The Tunisian government has fallen. The first collapse of an autocratic regime in the Arab world due to a popular uprising has implications for the wider region, where there is no shortage of states with similar vulnerabilities. Though a domino effect is unlikely given the unique conditions in each country, Egypt is the next one to watch.
Unprecedented public agitation in Tunisia has brought down the government of President Zine El Abidine Ben Ali, an event that may have repercussions far beyond the tiny North African state. Though a small, closed, and isolated place, Tunisia is part of a significant region where other states — to varying degrees — also are vulnerable to mass uprisings. The social unrest in Tunisia over the past month suggests the decades-old style of governance in the Middle East and North Africa region increasingly is becoming untenable. Since their establishment in the post-colonial period, regimes in the region have relied on a number of factors to maintain their power. These have included exploiting the Islamist threat to get the masses to accept an autocratic state as a defense against an "Islamic" one. They also have included a strong security and intelligence apparatus that has prevented social mobilization efforts. And they have been marked by an ability to maintain a decent level of economic development by gradually moving away from the command-style economy toward economic liberalization. Each of these three core factors are no longer working the way they once used to. For one thing, Islamists increasingly have fragmented into different strands, the majority of which want to pursue their political goals via democratic means. The jihadist threat has also subsided. And most important, a rising Turkey under the Islamist-rooted ruling Justice and Development Party (AKP) is seen by many people in the Arab world as a template for a system in which religious and secular segments of society could coexist. In essence, the old Islamist bogeyman these regimes would cite is no longer an argument capable of convincing the masses to tolerate a secular autocrat. For another thing, the security and intelligence apparatuses in the Arab world have struggled to thwart public mobilization in an age where communication technology has advanced tremendously. When these regimes came to power, people at best had one landline telephone and watched state radio and television — a situation that continued until the last few years. With the explosion of satellite television, the Internet and cellular phones, people have found it much easier to communicate and to mobilize, especially in countries where education levels have gone up rapidly as is the case with Tunisia. Still another change has been the gradual move by the region's autocratic regimes from command economies to more market-oriented ones. Some — such as Algeria, Libya, and to a lesser degree, Egypt — have managed the change on account of their petroleum wealth. Meanwhile, the forces unleashed by the global financial downturn and economic recession have made it much more difficult for the regimes to maintain decent economic conditions in their respective countries. Some of the following countries can rely on energy wealth to address this problem, avoiding the kind of social unrest unleashed in Tunisia due to runaway unemployment; others will not:
Libya has a small population (6.5 million) relative to its size and wealth and is unlikely to see massive unrest. The Gadhafi regime over the years also skillfully has employed institutions to connect with the grass-roots in order to counter the threat of alienation from the government. Besides, in the case of Libya the issue is an intra-elite struggle between the old guard and those calling for more reforms.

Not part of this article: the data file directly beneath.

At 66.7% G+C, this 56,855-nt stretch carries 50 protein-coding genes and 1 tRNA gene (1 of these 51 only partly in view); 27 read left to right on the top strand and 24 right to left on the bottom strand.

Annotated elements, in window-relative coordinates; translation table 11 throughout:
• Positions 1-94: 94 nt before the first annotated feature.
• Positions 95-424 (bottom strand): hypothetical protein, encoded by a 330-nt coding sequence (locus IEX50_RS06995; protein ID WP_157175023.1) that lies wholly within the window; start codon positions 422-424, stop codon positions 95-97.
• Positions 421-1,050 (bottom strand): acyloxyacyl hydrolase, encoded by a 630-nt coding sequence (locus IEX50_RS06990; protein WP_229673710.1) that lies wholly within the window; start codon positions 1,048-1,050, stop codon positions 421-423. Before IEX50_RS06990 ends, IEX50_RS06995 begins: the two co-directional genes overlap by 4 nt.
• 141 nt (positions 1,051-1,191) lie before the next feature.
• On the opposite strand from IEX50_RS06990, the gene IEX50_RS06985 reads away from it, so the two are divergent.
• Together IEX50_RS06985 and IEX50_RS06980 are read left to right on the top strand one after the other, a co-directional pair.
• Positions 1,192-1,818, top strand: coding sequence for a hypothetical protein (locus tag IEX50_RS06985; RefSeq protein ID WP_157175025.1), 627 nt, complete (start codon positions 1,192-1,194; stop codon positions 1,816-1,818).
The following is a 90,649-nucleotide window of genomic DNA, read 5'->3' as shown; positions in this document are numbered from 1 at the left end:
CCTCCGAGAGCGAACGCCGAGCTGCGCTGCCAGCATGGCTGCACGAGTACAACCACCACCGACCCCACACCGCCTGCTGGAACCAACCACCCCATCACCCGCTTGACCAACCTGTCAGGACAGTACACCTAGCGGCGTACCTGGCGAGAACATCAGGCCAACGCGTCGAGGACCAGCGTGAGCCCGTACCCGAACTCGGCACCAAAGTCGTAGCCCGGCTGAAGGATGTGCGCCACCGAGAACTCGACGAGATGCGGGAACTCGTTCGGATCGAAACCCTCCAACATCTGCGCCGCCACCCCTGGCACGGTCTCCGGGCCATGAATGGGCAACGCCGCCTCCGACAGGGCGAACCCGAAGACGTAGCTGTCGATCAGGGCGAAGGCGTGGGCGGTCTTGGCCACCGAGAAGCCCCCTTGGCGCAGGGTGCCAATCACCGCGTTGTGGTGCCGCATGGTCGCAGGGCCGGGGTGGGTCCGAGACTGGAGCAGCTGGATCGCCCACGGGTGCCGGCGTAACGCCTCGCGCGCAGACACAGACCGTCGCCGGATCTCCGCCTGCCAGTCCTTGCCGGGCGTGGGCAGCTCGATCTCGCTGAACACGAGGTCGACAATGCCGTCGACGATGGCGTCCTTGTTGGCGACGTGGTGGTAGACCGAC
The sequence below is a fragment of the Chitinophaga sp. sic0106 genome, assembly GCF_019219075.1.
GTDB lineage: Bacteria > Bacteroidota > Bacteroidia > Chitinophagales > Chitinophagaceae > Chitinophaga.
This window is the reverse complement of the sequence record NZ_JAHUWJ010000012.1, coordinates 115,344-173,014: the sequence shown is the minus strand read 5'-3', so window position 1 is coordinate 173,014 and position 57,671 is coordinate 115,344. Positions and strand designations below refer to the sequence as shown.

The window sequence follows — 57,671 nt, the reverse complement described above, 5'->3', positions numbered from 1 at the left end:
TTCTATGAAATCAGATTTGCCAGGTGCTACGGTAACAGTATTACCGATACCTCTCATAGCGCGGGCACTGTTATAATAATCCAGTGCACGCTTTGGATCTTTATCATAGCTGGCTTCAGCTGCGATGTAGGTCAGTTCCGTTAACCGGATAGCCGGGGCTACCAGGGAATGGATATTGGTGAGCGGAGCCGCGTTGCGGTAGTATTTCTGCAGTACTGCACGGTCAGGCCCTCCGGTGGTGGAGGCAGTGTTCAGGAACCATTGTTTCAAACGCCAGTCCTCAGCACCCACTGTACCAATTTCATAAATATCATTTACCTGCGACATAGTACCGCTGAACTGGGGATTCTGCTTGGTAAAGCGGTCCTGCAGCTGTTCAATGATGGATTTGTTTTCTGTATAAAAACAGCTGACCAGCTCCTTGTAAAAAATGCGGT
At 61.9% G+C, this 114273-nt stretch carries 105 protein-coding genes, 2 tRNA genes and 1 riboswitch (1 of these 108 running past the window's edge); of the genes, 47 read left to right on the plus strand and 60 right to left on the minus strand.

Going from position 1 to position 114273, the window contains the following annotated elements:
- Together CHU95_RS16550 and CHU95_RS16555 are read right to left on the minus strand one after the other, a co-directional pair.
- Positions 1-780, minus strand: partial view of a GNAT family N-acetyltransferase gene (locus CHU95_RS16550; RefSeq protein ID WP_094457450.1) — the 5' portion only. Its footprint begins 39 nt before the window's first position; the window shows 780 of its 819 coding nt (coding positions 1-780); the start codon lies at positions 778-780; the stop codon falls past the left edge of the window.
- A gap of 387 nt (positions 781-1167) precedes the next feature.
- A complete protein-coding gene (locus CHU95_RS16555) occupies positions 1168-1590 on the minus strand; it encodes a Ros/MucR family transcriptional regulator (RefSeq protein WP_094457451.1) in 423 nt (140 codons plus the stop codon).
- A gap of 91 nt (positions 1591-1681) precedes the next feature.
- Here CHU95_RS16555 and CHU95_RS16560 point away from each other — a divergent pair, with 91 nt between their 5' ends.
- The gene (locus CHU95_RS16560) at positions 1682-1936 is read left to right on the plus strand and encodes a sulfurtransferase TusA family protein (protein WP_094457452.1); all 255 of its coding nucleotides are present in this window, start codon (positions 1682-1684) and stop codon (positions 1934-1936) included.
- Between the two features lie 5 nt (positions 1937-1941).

Algeria is also petro-rich but has a much larger population (35 million). It also has had the worst experience with Islamist insurgency, and given that the North African node of al Qaeda is based in the country, many remain fearful that jihadists will exploit any mass uprising against the government. There is also a fair degree of democracy in Algeria, with multiparty politics including Islamists in the parliament. Each of these factors reduces the chance of a mass uprising.
Morocco is more vulnerable than Algeria given that it has more or less the same size population (33 million) but without the energy resources. That it has a constitutional monarchy with a multiparty parliamentary system, including an AKP-style Islamist party in the legislature, provides it with a decent cushion, however. The society is also significantly torn between religious and secular classes.
Egypt is the most vulnerable in all of North Africa and the Middle East given it is already in a historic period of transition because its elderly president, Hosni Mubarak, is ailing and his successors are divided over how to ensure regime stability and policy continuity. Moreover, the opposition boycotted recent elections that it saw as unfair, and opposition parties lack representation in the system. The country's largest opposition force, the Muslim Brotherhood, has even said it is considering civil disobedience as a way forward in the wake of the recent electoral rigging. Regime change in the region's largest Arab state (80 million people) has huge implications for not just the Arab states but also Israel and U.S. interests.
The Arab masses (not just in North Africa but the Levant and the Arabian Peninsula) have watched the fall of the Tunisian regime blow by blow, creating the possibility that the public in many countries may find inspiration in the Tunisian experience. It is too early to say how things will unfold in the Middle East and North Africa, as each state has unique circumstances that will determine its trajectory. What is certain, however, is that a regional shift is under way, at least to the extent that governments can no longer continue with business as usual.